To be at Peace, Let go of your Expectations

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The Buddha taught that our desires are the causes of our suffering. Our expectations are the manifestation of our suffering. As I look into my own suffering, I find that the causes of my suffering often come back to my expectations of how things or other people should be.

If we were to live without electricity or running water, we would be miserable. But our ancestors lived in a time when they do not have such facilities and yet, they could find happiness. We are happy with our car…until our neighbour buys a bigger car. A friend once complaint to me that there is so much pressure in her life because her friends kept upgrading their lifestyle; and she could not keep up. My jaws dropped when I heard it. How could the lifestyle of her friends affect her own comfort? If her friends have more money, how does that benefit or harm her? They are not going to give her their money and their wealth does not reduce her wealth in any way.

Perhaps teenagers are more vulnerable to the suffering caused by expectations or desires. They may be happy with what they have one day and feel inadequate the next day because their friends bought something better. My friend has a swimming pool at his house and his children were happy with it until they attended a classmate’s birthday party. Her swimming pool was bigger! So, his children started complaining that their swimming pool is too small. Suddenly, he felt that he should get a bigger house. He is no longer contented. With just a snap of his finger, his mind brought him suffering.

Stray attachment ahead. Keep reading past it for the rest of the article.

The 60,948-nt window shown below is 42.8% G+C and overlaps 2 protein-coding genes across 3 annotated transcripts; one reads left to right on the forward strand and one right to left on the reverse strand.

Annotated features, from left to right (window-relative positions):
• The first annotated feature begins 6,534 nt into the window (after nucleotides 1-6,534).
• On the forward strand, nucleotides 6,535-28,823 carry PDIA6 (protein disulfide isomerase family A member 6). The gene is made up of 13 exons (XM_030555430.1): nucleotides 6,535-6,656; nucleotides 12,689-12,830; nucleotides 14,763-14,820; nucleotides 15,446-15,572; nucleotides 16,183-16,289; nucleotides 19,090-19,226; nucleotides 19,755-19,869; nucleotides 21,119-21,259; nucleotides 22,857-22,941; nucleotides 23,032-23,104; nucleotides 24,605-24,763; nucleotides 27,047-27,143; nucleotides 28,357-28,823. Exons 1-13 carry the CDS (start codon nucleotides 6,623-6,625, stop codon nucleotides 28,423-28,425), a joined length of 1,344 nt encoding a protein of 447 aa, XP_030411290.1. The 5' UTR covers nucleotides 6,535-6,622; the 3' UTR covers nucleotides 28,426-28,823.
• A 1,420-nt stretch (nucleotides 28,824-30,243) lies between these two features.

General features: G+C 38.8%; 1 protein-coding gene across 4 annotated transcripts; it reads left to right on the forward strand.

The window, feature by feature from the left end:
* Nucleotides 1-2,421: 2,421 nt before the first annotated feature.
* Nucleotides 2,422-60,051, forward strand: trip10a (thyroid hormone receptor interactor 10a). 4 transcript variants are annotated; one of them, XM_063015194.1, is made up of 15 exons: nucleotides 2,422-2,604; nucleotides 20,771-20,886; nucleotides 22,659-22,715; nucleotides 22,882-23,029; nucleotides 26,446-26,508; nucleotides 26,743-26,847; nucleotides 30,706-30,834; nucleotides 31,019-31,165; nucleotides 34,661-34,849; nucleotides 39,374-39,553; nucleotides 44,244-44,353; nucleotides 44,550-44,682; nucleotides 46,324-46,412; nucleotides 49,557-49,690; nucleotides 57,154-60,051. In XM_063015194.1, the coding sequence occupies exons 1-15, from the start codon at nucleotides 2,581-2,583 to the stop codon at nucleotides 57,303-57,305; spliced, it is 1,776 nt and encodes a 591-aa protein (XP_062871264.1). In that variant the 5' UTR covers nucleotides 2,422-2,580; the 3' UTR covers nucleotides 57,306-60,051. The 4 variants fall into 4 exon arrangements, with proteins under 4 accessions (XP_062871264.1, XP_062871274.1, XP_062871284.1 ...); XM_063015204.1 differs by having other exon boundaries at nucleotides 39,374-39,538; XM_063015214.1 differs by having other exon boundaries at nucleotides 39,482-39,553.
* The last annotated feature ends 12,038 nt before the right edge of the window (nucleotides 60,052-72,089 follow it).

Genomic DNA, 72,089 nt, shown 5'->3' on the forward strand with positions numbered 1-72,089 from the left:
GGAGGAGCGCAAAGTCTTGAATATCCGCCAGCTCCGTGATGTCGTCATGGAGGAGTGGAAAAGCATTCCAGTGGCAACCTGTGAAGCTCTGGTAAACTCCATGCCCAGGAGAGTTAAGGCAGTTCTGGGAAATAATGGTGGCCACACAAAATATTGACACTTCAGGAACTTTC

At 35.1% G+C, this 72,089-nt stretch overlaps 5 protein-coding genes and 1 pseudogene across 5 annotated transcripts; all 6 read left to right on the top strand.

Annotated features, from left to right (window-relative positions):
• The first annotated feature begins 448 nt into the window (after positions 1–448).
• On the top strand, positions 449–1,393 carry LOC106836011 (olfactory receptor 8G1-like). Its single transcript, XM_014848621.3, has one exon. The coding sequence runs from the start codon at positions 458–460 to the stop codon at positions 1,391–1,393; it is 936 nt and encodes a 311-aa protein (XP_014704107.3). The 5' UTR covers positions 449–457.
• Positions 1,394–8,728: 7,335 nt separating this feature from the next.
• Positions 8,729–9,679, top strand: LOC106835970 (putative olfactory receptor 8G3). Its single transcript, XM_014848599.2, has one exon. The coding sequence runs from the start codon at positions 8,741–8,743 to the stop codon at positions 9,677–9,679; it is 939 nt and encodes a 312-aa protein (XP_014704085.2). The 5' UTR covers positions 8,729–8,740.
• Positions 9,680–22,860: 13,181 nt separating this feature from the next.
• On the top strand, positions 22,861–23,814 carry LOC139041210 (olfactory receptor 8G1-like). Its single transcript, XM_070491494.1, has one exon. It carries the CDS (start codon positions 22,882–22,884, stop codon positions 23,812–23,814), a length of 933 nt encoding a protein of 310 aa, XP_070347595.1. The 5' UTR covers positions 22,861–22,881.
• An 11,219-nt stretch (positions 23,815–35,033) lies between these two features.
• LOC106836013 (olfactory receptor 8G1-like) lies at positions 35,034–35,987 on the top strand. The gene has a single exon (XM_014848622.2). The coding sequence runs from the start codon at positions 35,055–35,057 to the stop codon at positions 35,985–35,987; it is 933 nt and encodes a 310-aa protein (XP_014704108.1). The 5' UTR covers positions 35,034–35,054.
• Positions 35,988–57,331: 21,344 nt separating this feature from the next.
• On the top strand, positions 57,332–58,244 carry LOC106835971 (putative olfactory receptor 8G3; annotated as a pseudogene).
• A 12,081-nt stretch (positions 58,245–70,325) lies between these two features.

Osho said that we cannot be happy if our mind is our master. We can only find happiness when we take the power away from our mind and make it into a tool we use to live in this world. The Dalai Lama said that granted, external circumstances may bring us suffering but in the majority of cases, it is our mind that bring us suffering.

In fact, our mind can make our suffering worse or prolong it. When we lose a loved one, it is okay to grief but we should also celebrate the joy and happiness that we had with them. If they have suffered through an illness, we can be happy that they are no longer suffering physically.

To find happiness, we need to learn to let go of our expectations. The motivational gurus will probably laugh at me for making this statement. They will say, “No, no, no, you need to set passionate goals, only then you will feel motivated and happy”. Does this mean that we cannot be happy until we reach our goal? When we reach the goal, we will only set new ones and defer our happiness further. When then can we be happy? Feeling proud about the material things that we have accumulated do not equate to happiness. We may have a false feeling of security and even that is not happiness. I am not saying that we should not have career goals or goals for our loved ones. By all means, keep them, but we need to let go of those expectations that bring us unnecessary suffering.

ExpectationsIn my book, ‘We are Here to Celebrate’ I wrote that unreasonable expectations of our children can pollute the love that we have for them. We want them to be the top student in their school or at least ace all their subjects. We ignore or become blind to whatever strengths they have and this makes them feel unloved and inadequate. It is like wanting a duckling to run fast but not being able to see its ability to swim. Similarly, our expectations of our spouse, friends, parents, job etc can take away the joy that we could have had with them.